Tag: ES – Cultural Landscape of the Serra de Tramuntana

In Mallorca, peace, pleasantries – and paella; Bob Drogin; Washington Post

Photo: Frankie Drogin

There are destination restaurants, out-of-the-way and often overpriced fine-dining joints run by celebrity chefs who attract limos full of foodies and their followers. Then there is Sa Foradada. It supposedly had some of the best paella in Mallorca, Spain’s largest island.

Source: In Mallorca, peace, pleasantries – and paella

The natural world of Majorca; Andrew Ede; Majorca Daily Bulletin

Photo: Xesca Serra

Learn about the beauties surrounding the island. Discover Majorca’s natural treasures and its Mediterranean diet.

Source: The natural world of Majorca

Enjoy Mallorca: Ten years of the Tramuntana World Heritage Site; Andrew Ede; Majorca Daily Bulletin

Photo: Majorca Daily Bulletin

The keys to the Unesco declaration were culture and landscape. Has the Unesco declaration made any real difference?

Source: Enjoy Mallorca: Ten years of the Tramuntana World Heritage Site

36 Hours in Majorca; Ingrid K Williams; NY Times

Read more from source

Love Island: 6 reasons to embrace your inner Islander and visit Mallorca; Virgin Media Television

No offence to the new-look villa, but there’s more to Mallorca than named water bottles and Anton’s wandering eye.

Source: Love Island: 6 reasons to embrace your inner Islander and visit Mallorca – Lifestyle from Xposé – Virgin Media Television

Foodie roadtrip in Mallorca; Lucy Gillmore; Olive Magazine

Savour two different sides of this Spanish island’s food scene: head into the mountains for suckling pig with spicy red wines, then down into bustling Palma for kimchi butter and squid ink macarons…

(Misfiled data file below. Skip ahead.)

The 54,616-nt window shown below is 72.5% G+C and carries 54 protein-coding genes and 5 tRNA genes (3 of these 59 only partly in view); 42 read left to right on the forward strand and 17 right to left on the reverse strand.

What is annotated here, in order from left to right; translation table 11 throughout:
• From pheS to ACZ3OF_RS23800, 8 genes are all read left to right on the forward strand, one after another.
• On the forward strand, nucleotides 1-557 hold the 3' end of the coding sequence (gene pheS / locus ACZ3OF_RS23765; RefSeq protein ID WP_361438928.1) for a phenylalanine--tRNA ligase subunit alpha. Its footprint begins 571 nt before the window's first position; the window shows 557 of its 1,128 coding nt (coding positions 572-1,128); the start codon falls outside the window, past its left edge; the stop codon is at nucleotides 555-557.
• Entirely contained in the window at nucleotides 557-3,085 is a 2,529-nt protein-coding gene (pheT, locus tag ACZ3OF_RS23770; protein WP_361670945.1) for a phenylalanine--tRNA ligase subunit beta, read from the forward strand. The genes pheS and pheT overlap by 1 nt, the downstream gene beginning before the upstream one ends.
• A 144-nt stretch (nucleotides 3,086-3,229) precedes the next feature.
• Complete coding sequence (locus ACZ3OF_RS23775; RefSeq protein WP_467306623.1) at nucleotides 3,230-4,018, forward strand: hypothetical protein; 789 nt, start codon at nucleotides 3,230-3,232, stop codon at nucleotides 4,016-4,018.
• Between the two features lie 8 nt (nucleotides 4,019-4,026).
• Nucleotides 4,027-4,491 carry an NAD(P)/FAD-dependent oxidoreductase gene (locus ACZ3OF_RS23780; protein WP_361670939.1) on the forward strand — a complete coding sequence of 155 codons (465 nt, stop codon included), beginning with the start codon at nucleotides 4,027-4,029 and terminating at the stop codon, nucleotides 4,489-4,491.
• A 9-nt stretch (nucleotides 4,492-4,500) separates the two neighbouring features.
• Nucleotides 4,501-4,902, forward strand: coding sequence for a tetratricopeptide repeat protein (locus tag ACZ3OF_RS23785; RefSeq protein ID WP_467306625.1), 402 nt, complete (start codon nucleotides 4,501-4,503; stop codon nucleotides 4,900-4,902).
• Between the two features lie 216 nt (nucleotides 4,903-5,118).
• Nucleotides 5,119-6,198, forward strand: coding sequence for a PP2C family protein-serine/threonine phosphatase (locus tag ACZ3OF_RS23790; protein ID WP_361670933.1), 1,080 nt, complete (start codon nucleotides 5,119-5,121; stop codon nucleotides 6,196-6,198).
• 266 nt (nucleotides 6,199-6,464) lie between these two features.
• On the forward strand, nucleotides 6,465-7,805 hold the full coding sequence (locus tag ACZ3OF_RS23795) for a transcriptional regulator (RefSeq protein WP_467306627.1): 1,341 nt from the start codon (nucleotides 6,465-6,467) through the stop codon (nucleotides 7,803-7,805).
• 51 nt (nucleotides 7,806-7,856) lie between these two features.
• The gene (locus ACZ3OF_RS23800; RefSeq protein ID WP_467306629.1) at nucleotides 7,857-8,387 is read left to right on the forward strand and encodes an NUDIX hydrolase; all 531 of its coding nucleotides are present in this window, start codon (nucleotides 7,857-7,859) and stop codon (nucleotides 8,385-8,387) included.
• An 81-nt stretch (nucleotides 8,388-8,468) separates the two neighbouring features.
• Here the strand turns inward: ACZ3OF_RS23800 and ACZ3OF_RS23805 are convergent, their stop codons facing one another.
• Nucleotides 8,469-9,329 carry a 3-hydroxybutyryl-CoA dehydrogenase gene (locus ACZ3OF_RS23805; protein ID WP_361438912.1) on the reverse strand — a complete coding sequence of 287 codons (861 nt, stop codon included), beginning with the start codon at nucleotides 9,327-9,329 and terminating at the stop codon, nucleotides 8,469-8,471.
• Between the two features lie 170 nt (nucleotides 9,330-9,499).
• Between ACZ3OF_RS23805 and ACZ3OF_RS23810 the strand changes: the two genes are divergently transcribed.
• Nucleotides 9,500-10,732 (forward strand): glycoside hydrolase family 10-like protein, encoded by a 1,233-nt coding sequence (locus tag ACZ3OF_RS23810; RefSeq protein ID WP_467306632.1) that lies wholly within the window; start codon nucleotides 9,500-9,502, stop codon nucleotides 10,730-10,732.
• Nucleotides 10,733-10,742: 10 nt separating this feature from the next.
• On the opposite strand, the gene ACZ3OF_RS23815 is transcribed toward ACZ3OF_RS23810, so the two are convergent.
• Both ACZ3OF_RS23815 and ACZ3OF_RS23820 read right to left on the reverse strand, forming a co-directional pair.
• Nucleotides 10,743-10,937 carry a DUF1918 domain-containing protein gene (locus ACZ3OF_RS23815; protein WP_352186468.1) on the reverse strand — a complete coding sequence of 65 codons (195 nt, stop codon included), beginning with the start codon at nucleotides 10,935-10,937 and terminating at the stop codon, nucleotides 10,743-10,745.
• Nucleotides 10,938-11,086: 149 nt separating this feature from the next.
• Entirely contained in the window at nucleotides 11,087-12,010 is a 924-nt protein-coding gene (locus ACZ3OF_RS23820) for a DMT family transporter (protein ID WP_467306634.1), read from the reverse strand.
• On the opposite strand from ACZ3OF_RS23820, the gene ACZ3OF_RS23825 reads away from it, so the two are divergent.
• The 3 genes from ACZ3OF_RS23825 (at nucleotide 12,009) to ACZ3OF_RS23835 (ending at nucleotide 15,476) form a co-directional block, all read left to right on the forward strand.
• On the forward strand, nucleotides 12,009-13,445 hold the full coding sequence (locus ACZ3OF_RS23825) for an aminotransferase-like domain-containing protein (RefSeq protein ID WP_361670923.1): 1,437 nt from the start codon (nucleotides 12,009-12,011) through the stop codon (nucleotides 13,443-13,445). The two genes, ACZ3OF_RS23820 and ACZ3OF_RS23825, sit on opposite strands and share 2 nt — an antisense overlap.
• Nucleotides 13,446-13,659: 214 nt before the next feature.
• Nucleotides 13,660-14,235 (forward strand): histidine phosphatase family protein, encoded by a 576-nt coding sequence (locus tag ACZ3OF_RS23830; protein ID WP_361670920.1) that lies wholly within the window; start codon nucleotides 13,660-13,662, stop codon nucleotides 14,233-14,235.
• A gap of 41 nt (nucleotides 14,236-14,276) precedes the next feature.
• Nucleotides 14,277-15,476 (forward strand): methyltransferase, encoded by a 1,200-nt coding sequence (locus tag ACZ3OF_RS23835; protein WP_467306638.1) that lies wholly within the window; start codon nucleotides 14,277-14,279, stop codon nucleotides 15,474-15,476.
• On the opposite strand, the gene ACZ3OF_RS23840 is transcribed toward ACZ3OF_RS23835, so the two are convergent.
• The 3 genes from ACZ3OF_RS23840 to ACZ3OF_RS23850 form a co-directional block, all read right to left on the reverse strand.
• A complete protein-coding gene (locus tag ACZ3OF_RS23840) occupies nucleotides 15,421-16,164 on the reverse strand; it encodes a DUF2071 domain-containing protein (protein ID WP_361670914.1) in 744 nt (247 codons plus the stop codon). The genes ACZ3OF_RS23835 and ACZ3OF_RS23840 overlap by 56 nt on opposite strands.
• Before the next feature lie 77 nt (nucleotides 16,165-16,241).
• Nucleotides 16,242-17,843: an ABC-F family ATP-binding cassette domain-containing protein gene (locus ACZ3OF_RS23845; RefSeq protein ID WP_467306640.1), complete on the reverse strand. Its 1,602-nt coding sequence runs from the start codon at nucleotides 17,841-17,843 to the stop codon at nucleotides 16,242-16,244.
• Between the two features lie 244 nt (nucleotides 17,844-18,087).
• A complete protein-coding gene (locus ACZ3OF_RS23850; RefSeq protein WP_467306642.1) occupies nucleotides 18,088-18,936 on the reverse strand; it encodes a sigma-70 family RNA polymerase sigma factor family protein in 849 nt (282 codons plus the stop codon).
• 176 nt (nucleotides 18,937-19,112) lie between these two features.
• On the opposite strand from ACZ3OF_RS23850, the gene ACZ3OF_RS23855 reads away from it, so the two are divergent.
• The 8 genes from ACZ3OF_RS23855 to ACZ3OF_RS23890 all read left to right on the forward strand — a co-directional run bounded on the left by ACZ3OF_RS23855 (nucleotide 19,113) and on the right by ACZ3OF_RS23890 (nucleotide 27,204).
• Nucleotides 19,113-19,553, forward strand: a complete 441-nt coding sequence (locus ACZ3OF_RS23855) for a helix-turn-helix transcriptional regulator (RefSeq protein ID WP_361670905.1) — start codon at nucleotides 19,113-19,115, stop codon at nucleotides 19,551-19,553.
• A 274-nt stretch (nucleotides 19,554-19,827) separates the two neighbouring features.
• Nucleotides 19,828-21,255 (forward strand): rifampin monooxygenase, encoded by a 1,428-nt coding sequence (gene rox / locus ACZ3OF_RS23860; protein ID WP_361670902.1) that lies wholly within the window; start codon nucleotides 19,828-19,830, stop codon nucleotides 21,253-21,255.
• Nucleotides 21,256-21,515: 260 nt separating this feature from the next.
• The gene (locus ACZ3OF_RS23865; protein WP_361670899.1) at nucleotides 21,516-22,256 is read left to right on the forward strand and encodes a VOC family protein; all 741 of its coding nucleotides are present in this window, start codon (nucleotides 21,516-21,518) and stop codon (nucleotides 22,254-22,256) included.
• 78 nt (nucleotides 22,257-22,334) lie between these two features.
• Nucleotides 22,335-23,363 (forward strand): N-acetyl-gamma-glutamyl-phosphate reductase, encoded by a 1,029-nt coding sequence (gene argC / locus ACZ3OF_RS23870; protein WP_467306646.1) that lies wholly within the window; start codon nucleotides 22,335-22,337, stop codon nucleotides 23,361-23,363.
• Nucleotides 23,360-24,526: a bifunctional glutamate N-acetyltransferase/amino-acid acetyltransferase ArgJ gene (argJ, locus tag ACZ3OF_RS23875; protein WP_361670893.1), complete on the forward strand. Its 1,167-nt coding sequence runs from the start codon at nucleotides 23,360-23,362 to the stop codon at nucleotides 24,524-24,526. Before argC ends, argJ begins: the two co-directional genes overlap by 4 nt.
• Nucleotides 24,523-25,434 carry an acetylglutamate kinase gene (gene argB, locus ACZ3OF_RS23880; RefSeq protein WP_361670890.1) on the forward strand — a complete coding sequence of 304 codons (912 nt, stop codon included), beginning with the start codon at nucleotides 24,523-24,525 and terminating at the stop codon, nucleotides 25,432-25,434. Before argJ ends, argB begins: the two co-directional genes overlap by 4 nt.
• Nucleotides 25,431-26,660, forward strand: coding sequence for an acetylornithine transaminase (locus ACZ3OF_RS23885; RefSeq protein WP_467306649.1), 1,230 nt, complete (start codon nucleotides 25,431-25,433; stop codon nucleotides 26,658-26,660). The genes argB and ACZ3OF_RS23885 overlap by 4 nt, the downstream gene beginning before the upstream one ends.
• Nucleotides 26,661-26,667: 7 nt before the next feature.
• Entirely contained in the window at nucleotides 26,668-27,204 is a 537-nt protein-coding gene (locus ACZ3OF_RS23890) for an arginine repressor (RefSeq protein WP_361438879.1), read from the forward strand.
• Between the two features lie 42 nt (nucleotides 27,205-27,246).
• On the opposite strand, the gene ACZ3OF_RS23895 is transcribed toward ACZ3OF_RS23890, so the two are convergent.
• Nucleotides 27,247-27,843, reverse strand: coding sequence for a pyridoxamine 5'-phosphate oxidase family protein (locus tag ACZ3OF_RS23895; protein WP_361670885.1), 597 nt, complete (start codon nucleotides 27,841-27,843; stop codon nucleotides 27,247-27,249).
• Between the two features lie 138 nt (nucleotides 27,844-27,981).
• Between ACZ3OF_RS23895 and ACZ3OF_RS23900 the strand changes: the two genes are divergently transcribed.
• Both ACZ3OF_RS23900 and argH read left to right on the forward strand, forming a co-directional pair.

Source: Foodie roadtrip in Mallorca

Explore the Mallorcan mountains on horseback; Ana Hernandez; See Mallorca

3-day horse riding trek in the Serra de Tramuntana in October…

Source: Explore the Mallorcan mountains on horseback

Limestone homecoming and olive trees; Annie O’G Worsley; Red River Croft

Spain – Cultural Landscape of the Serra de Tramuntana

For a few years I took groups of university students to Mallorca. It was both a privilege and a pleasure; hard work but great fun. Through fieldwork we investigated the island’s mountain and coastal landscapes and tried to piece together the natural and anthropogenic factors that contribute to their very particular character. Now with UNESCO World Heritage status, the high mountains and rugged coasts of the Serra de Tramuntana are remarkable and beautifully wild, yet they have a long history of human occupation. The limestone geology has exerted considerable structural control on landforms, soils and vegetation resulting in a unique landscape of serrated mountains and deep gorges. Over thousands of years people built stone terraces, complex water management systems, villages and steep footpaths; they managed woodlands and created groves of olive, citrus, almond and carob.

Read more

%d bloggers like this: